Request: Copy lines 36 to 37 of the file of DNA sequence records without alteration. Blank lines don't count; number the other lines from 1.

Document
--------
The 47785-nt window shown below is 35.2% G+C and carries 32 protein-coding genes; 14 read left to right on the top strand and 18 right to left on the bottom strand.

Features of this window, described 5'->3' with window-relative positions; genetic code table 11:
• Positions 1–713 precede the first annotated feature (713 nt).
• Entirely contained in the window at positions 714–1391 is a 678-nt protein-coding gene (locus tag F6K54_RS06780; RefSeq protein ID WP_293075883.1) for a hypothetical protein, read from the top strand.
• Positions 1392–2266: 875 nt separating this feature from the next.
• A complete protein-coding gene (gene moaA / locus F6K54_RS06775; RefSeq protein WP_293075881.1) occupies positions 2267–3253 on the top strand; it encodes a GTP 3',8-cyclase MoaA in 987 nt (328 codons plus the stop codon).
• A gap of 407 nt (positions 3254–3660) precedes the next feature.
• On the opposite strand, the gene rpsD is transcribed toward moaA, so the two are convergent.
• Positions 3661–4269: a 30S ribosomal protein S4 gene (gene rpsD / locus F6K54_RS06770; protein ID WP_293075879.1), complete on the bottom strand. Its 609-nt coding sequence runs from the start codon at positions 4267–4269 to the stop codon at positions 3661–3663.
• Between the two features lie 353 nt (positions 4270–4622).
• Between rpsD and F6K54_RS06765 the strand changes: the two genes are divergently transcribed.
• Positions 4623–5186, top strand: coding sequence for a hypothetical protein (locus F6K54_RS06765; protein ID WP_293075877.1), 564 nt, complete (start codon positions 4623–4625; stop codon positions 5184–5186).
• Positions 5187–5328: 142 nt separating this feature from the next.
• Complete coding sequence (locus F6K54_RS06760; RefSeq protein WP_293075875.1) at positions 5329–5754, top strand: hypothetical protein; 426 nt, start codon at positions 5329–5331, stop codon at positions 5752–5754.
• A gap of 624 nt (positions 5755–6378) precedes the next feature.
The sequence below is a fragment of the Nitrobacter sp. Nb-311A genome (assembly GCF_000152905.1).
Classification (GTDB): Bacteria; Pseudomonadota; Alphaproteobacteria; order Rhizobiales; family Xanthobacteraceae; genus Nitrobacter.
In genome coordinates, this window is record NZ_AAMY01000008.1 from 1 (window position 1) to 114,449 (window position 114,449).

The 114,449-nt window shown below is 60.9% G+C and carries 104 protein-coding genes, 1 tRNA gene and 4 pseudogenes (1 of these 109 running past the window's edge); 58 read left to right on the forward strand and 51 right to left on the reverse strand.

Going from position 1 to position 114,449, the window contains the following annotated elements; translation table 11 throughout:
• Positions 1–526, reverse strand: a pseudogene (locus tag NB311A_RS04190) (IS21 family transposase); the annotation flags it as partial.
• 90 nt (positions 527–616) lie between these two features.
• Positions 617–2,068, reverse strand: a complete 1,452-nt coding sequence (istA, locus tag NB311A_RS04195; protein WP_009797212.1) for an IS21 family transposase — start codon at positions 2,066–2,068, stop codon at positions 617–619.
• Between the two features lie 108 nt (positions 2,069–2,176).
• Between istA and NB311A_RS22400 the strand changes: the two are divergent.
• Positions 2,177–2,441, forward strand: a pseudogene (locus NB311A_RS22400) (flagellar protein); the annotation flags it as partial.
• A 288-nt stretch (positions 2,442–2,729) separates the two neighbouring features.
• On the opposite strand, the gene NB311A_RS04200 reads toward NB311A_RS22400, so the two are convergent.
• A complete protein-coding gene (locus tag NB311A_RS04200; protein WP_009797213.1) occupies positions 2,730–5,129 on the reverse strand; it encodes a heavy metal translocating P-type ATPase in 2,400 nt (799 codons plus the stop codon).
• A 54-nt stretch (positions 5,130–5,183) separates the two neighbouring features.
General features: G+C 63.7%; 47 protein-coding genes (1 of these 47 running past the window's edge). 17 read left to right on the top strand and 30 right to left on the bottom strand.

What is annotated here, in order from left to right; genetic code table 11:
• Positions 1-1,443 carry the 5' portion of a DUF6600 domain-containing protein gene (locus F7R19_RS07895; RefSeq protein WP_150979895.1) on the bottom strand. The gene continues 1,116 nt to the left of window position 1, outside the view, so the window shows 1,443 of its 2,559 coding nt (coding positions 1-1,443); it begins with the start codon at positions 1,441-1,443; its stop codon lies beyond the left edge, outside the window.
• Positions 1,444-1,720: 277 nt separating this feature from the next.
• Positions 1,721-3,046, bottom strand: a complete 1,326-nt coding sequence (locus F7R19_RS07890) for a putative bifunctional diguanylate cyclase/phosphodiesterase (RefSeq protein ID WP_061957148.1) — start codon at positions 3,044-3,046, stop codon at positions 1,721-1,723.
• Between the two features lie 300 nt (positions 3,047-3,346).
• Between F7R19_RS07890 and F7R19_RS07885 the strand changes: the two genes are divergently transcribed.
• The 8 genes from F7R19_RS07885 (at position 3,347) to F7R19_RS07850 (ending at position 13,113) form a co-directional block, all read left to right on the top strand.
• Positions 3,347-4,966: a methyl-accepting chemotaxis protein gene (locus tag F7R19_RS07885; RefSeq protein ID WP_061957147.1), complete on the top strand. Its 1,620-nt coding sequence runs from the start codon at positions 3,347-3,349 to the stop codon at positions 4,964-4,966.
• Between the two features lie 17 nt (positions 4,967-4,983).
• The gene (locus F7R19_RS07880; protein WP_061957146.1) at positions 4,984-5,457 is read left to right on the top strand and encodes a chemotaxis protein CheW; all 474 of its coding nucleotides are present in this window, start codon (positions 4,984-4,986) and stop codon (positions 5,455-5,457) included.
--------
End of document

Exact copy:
• Between the two features lie 300 nt (positions 3,047-3,346).
• Between F7R19_RS07890 and F7R19_RS07885 the strand changes: the two genes are divergently transcribed.